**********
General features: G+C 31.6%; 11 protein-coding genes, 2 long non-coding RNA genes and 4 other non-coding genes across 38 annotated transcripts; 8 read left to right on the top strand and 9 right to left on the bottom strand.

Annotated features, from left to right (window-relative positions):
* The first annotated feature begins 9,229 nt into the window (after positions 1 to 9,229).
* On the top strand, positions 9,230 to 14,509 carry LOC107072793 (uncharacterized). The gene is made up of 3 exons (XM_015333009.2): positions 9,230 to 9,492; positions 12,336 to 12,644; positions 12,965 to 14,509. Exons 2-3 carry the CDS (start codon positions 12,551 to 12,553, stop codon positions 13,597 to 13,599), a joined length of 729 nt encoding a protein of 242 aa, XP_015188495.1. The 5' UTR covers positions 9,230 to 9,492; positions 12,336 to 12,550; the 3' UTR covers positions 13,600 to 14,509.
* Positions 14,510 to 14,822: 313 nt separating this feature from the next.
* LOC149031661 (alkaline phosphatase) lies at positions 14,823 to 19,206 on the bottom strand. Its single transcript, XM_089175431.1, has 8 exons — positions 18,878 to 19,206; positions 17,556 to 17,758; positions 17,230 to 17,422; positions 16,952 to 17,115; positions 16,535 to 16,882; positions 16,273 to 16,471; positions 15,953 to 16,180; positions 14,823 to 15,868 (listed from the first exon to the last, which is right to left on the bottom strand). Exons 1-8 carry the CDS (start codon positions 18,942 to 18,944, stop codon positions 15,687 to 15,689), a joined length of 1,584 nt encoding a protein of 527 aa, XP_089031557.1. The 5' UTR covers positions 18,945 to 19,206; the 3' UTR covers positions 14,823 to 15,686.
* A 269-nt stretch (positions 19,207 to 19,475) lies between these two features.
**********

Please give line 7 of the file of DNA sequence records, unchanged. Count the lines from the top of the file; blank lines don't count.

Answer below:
* A 269-nt stretch (positions 19,207 to 19,475) lies between these two features.